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Tue., May 11, 2010, 4:20 p.m.

Is candy tax unfair to people with medical conditions?

OLYMPIA -- Monday's post about the taxable and tax-exempt sweets starting June 1 generated some interesting queries from readers.

One wrote to say his daughter has Type 1 diabetes, and she takes candy on a daily basis to treat her hypoglycemia. Would candy that's taken for medical reasons be exempt?

Another called to say that people with celiac disease can't digest grain flours, so a rule is discriminatory that doesn't levy the tax on sweets made with grain flours -- licorice is in many of the items on the exempt list -- because they're classified as food under the National Streamline Sales Tax System. Shouldn't they be able to have tax exempt candy?

Interesting issues, because when the Legislature extended the sales tax to bottled water, it exempted those people who have a prescription for bottled water for medical purposes. And prescription drugs remain free of the sales tax.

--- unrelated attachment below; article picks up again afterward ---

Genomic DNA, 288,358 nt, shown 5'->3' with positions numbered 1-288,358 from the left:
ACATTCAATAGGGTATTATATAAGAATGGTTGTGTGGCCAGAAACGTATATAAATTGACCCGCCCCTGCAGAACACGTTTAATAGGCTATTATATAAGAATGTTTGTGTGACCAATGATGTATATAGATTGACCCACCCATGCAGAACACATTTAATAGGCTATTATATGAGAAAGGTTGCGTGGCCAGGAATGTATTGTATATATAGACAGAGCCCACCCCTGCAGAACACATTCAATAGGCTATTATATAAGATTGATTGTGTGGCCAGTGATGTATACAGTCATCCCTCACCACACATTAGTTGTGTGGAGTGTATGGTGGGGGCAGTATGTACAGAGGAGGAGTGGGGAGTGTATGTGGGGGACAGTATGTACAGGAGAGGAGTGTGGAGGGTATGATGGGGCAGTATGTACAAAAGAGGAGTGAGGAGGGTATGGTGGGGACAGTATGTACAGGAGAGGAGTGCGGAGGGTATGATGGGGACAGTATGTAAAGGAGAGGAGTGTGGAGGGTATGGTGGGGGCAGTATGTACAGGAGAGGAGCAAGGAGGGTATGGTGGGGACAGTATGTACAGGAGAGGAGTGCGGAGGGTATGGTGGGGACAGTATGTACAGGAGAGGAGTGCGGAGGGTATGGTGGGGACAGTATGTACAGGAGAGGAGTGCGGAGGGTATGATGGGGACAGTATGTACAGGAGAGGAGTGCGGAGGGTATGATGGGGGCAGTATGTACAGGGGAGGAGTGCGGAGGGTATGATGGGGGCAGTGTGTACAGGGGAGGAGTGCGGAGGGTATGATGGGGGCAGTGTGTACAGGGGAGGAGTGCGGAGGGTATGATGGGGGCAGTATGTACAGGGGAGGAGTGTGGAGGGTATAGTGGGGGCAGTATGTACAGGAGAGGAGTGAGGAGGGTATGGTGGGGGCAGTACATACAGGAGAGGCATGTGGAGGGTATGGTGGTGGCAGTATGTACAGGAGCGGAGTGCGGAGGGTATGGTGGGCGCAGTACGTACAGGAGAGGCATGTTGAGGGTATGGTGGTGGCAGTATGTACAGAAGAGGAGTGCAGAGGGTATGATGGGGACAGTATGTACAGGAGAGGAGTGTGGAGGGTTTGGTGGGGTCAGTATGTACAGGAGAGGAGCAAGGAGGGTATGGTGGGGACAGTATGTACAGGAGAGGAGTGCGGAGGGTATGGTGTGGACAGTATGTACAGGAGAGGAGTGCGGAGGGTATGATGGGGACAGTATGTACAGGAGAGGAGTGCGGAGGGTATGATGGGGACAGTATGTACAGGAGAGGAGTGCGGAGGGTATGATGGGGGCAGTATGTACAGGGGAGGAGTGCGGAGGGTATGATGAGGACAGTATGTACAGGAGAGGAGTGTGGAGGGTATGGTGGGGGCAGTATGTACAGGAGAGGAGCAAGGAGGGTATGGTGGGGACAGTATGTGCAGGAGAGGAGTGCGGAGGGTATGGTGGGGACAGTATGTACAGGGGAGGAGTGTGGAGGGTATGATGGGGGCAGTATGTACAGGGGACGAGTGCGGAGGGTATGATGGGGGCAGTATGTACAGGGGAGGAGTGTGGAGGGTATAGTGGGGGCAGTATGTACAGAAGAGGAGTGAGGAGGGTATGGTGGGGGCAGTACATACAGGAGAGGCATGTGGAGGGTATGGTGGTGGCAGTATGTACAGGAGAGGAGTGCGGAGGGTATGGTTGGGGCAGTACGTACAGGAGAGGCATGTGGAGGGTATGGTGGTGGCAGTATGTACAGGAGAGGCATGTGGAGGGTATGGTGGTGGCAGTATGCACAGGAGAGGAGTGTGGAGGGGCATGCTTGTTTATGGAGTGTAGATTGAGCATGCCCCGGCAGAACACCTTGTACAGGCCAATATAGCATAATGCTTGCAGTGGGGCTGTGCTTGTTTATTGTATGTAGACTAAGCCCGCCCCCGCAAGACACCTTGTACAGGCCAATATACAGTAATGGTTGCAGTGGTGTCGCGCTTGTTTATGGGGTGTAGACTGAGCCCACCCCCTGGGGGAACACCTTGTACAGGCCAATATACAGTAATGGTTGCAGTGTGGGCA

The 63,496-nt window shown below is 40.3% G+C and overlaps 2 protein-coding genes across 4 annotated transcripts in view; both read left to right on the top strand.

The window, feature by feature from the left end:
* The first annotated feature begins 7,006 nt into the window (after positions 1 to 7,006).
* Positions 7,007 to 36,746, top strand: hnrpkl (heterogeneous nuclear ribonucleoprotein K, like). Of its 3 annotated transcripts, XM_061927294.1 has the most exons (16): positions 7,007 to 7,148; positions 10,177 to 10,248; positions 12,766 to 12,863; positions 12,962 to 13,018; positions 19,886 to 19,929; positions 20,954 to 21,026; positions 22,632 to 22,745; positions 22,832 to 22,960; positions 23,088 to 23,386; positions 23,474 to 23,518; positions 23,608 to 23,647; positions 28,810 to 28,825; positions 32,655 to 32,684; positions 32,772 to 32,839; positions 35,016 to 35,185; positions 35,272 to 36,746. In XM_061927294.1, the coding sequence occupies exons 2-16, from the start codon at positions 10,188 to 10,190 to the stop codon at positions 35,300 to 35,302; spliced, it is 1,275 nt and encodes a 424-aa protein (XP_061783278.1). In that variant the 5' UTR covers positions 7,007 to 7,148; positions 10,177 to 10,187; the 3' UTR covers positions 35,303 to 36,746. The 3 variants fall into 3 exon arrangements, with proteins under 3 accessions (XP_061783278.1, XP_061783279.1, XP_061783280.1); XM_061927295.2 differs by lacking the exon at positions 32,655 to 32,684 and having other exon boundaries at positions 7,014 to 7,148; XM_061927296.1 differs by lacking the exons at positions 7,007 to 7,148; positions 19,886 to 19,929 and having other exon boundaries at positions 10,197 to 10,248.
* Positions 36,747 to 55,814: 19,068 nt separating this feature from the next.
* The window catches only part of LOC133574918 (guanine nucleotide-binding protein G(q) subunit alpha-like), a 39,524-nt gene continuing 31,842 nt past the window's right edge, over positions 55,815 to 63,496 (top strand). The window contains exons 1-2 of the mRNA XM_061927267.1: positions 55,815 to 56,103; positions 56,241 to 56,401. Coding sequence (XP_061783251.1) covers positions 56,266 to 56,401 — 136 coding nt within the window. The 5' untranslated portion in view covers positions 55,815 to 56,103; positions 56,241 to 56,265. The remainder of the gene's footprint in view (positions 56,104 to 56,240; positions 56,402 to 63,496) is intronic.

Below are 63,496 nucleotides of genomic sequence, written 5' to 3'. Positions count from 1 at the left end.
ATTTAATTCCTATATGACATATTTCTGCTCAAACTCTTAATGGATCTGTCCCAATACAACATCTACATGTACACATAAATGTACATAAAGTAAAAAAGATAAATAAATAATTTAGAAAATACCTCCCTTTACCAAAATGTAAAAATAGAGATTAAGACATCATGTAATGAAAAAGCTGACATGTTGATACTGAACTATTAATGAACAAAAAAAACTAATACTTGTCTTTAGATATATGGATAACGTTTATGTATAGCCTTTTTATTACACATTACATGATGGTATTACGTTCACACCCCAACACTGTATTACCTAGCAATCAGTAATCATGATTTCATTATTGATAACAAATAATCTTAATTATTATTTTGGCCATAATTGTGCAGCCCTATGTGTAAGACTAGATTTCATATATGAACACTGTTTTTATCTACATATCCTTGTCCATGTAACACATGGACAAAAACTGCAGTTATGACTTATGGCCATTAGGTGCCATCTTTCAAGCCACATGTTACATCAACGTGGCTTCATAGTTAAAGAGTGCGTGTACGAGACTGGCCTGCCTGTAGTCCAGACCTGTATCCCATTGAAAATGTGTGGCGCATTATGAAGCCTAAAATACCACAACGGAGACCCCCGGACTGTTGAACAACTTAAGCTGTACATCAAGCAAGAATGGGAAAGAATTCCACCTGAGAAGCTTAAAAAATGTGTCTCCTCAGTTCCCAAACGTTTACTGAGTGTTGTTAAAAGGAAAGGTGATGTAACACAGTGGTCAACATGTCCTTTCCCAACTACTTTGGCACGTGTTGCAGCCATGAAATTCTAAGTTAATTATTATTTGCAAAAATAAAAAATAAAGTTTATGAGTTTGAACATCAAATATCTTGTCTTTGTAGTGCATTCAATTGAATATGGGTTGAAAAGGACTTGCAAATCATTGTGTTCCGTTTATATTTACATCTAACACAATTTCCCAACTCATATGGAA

But even though the sales tax extention to candy is in the same section as the sales tax extension to bottled water, there's no language that exempts candy for medical purposes.

Without that language, the Department of Revenue can't extend the exemption administratively, Mike Gowrylow, a department spokesman, said. It would have to be authorized by the Legislature at some future date.

Kind of makes you wonder if the Legislature had had some honest to gosh public hearings on the tax bill during the special session, as opposed to shuttling proposals back and forth between the Senate back offices and the House back offices, would someone have pointed out that inconsistency. Guess we'll never know.

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